Israel condemns 'Satan' remarks

TEHRAN, Iran -- Hard-line President Mahmoud Ahmadinejad said yesterday that Israel was the standard bearer of Satan and that the Jewish state would soon fall apart, the official Islamic Republic News Agency reported. The agency quoted Ahmadinejad as he spoke at a religious conference and did not elaborate on what he meant by Satan. Since the 1979 Islamic revolution, however, Iran has regularly referred to the United States as "the Great Satan." Israel condemned Ahmadinejad's statements as harmful to international peace and stability.


British troops face 'ugly' withdrawal

LONDON --An adviser to the U.S. military said British troops have lost control of the Iraqi city of Basra and face an "ugly" withdrawal in the coming months, a British newspaper reported. Stephen Biddle, a member of a group that advised U.S. Gen. David Petraeus in Iraq last year, told the Sunday Times that "insurgents are calling the shots" in the southern city. "I regret to say that the Basra experience is set to become a major blunder in terms of military history," Biddle was quoted as saying by the newspaper. The insurgents "in a worst-case scenario will chase us out of town." British forces have already been moving from a combat role to aiding Iraqi forces in southern Iraq, and Britain is expected to hand over control of Basra to Iraqi troops in the next few months.


Opposition members freed in Ethiopia

ADDIS ABABA, Ethiopia --The government pardoned and freed 32 opposition supporters yesterday who had been arrested and held without charge following an outbreak of post-election violence two years ago, officials said. Their release came nearly a month after 38 other opposition members were freed after appeals from the U.S. and other nations to Ethiopia, a key U.S. ally in eastern Africa. U.S. and European officials said in a statement that the latest release was "a significant gesture and we congratulate all who have worked to achieve this outcome and extend particular commendation to the Ethiopian elders and the government of Prime Minister Meles [Zenawi]."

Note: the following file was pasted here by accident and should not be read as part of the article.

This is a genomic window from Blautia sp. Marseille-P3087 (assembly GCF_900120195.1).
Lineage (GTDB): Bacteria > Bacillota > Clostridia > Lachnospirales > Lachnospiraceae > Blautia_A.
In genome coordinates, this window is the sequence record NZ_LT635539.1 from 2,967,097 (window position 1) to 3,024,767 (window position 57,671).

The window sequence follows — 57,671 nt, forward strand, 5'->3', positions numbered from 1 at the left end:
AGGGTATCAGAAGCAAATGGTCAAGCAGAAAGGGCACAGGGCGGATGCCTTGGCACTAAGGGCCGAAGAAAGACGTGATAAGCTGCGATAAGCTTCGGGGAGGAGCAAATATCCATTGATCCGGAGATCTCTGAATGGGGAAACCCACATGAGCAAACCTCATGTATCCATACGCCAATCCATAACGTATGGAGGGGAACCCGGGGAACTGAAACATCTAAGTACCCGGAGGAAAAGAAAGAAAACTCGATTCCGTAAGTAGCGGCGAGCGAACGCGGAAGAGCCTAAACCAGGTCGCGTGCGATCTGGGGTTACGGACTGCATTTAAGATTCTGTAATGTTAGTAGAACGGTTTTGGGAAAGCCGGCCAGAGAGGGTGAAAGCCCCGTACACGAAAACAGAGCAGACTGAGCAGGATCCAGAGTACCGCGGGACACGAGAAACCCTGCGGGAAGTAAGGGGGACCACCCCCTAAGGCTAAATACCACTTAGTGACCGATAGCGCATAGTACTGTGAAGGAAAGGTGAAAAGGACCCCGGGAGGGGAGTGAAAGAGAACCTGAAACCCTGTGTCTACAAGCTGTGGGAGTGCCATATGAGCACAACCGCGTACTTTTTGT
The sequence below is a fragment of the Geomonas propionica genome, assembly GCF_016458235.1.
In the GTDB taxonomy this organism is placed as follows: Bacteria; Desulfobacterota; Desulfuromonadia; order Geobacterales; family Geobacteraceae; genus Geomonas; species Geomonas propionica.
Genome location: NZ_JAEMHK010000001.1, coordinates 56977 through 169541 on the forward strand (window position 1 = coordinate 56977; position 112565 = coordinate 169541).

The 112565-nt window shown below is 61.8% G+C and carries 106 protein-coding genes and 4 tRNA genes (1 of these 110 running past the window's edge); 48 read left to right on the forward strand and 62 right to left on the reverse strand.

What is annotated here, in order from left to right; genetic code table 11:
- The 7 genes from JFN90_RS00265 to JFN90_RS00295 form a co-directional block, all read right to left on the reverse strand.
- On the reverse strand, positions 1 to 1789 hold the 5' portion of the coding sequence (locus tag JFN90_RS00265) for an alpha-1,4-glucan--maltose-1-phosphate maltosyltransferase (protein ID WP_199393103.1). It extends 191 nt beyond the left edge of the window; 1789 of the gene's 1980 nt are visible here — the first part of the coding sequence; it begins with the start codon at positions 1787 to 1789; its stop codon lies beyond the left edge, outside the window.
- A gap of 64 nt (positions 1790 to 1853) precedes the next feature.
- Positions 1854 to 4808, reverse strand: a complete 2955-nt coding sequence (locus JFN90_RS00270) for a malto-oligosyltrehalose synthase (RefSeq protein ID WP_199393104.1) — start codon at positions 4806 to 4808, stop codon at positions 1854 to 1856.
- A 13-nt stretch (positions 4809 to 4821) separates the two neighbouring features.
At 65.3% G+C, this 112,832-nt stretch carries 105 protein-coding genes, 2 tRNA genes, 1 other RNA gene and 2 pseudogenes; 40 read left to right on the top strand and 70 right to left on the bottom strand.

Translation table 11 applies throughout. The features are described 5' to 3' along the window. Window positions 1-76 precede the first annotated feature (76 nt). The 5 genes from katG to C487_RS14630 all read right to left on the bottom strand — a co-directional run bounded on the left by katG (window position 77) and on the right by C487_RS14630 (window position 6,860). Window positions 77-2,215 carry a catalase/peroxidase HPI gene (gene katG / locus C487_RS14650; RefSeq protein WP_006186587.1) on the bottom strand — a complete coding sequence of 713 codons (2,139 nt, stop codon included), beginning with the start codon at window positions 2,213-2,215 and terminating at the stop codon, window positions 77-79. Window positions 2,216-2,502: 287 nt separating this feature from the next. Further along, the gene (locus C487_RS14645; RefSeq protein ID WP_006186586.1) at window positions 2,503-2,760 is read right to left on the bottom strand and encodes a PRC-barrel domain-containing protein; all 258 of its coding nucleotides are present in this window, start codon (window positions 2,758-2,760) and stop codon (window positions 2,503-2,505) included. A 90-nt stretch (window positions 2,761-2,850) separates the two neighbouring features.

Maldivians vote on new government

MALE, Maldives --Thousands of Maldivians, many of them fed up with the president's nearly three-decade rule, voted yesterday at schools and makeshift gazebos in the crowded capital and on remote atolls in a poll seen as a referendum on their leader. The vote was technically to choose a new form of government. However, many hailed it as their first expression of democracy and hoped it would lead their tiny Indian Ocean nation to a better future. President Maumoon Abdul Gayoom is pushing for a U.S.-style political system. The opposition, wary of giving too much power to another leader - or to Gayoom for yet another five-year term - backs a British-style parliament, which would be led by a more accountable prime minister.

Hundreds strip for global warming

BETTMERALP, Switzerland --Hundreds of naked people formed a "living sculpture" on Switzerland's Aletsch glacier yesterday, hoping to raise awareness about climate change. The photo shoot by Spencer Tunick, the New York artist famous for his pictures of nude gatherings in public settings worldwide, was designed to draw attention to the effects of global warming on Switzerland's shrinking glaciers. It said most Swiss glaciers will disappear by 2080 if global warming continues at its current pace. Temperatures during the shoot hovered around 50 degrees.